Since their first meeting more than 20 years ago during the landmark “Young Romantics” exhibit at the Vancouver Art Gallery, Michael Morris and Attila Richard Lukacs have formed a bond that bridges the realms of mentorship and collaboration. Developing this bond after Lukacs moved to Berlin in 1986, Morris became a major influence in shaping Lukacs’ aesthetic through informal museum trips educating the young painter on the masters. Taking special note of Caravaggio’s rendering of light and the body’s capacity to hold tension, Lukacs would mature to inform his paintings by affecting the sexualized subject within situations of contemporary political strife.
Known for his large-scale paintings of marginalized masculinity from soldiers to skinheads, Lukacs elaborately staged countless Polaroid photographs as studio studies of the human form. On display along with five paintings spanning Lukacs’ career, “POLAROIDS” at the Art Gallery of Alberta features more than 3,000 photographs taken largely between 1986 and 1996.
With the demise of Polaroid film production, there is a tint of nostalgia to the medium itself that is present in this show. As documents and studies taken almost entirely from Lukacs’ time in Berlin, the photographs reveal that the specific emulsion of Polaroid film has greatly informed the use of light in Lukacs’ paintings. The artist meticulously staged each studio scene, and the combination of light on Polaroid and Lukacs’ classical compositions imbue each photograph with an iconoclastic portrait of the male body.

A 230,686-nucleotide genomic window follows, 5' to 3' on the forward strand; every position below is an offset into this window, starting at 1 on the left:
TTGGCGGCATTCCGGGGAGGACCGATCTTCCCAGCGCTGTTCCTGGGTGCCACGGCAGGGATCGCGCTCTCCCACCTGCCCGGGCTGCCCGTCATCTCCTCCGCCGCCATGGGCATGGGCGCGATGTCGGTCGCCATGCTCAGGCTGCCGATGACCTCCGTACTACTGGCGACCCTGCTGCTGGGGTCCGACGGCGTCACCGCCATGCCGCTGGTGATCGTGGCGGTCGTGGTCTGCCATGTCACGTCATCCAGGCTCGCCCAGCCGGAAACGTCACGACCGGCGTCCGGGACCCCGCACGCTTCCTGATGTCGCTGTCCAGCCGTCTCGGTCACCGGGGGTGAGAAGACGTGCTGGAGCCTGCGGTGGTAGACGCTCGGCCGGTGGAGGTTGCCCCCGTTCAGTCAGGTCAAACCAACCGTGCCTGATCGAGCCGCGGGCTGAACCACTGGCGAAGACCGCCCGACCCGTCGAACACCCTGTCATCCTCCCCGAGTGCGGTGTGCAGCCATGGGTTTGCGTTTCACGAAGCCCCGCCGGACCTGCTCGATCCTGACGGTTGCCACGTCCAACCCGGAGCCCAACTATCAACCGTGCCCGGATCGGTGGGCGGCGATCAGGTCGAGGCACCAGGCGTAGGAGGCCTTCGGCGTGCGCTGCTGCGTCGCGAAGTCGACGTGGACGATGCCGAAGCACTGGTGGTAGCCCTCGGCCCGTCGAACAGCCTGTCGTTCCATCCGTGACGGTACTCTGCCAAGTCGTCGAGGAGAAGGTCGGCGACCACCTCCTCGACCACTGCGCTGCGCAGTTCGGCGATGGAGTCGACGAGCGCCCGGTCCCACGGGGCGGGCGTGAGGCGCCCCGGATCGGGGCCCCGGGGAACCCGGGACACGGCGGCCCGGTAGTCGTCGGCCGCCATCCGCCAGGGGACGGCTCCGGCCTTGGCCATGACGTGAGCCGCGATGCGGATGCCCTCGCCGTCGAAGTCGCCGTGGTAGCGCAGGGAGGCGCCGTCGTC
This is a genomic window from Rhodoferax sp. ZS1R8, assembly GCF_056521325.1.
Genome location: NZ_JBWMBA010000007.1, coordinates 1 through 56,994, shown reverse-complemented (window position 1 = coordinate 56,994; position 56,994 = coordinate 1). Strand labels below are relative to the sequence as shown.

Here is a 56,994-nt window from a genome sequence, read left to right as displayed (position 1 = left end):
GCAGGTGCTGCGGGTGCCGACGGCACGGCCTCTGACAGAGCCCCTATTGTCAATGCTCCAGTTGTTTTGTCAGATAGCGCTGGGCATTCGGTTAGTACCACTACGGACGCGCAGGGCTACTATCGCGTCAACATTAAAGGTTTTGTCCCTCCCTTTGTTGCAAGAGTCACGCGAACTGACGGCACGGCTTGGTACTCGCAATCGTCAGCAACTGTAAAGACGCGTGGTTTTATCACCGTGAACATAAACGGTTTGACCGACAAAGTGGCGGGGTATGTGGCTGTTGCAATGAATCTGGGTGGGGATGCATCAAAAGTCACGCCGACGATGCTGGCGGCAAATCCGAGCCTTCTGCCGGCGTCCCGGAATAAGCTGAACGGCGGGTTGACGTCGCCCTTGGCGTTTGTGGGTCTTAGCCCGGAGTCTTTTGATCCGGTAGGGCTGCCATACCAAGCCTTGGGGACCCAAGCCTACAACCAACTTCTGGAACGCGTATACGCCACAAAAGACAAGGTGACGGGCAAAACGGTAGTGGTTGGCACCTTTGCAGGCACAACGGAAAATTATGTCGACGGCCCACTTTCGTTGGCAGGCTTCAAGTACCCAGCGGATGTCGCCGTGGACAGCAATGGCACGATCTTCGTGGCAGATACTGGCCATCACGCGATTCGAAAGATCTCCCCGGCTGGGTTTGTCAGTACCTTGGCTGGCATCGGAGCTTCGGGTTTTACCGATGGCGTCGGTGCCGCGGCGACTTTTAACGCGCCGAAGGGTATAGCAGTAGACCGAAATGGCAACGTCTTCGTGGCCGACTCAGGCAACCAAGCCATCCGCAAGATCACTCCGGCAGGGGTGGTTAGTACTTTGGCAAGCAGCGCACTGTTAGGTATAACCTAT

Seeing the photographic study alongside its representation in the finished painting, we are given a glimpse into Lukacs’ production process—which on its own does not merit an entire retrospective. Each Polaroid photograph is individually stunning, made all the more precious with faded fingerprints in a variety of colours smudged along each border. But collected as an entity of over 250 grids featuring thousands of photographs, “POLAROIDS” is simply bewildering.
Barely holding together as a coherent assemblage, the exhibit’s underlying subtext calls into question the role of the contemporary curator. Morris, who remains best known alongside Vincent Trasov as a co-founder of the Image Bank, later renamed the Morris/Trasov Archive, took up the precarious task of sorting through Lukacs’ collection of photographs and assembling a portion into 3-by-4 grids. Forming loose narratives of events, Morris organizes each grid by model and session rather than by mixing up different studio sessions. Thematic threads linking and progressing across 20 years of studio sessions are no longer apparent in this format. Rather, focusing on the time elapsed between photographs, Morris shifts our attention to each studio session as a performance, rather than to the consistent play on power relations through direction and composition. Recording languid poses, as well as positions of vulnerability and resistance, the photographs across the wall overwhelm with their multitude of focal points. But boiled down to grids, the eye and mind are inevitably led nowhere.
Gridded into a format more suitable for book publication, the gallery experience is impenetrably dense. A book is in the works with full-size reproductions of Morris’ Polaroid arrangements, but if the book format was all along the best venue to showcase and contextualize Lukacs’ studio process, the physical exhibit exists as nothing more than an exercise in design layout.
*First published in Canadian Art online
- A.F. Edmonton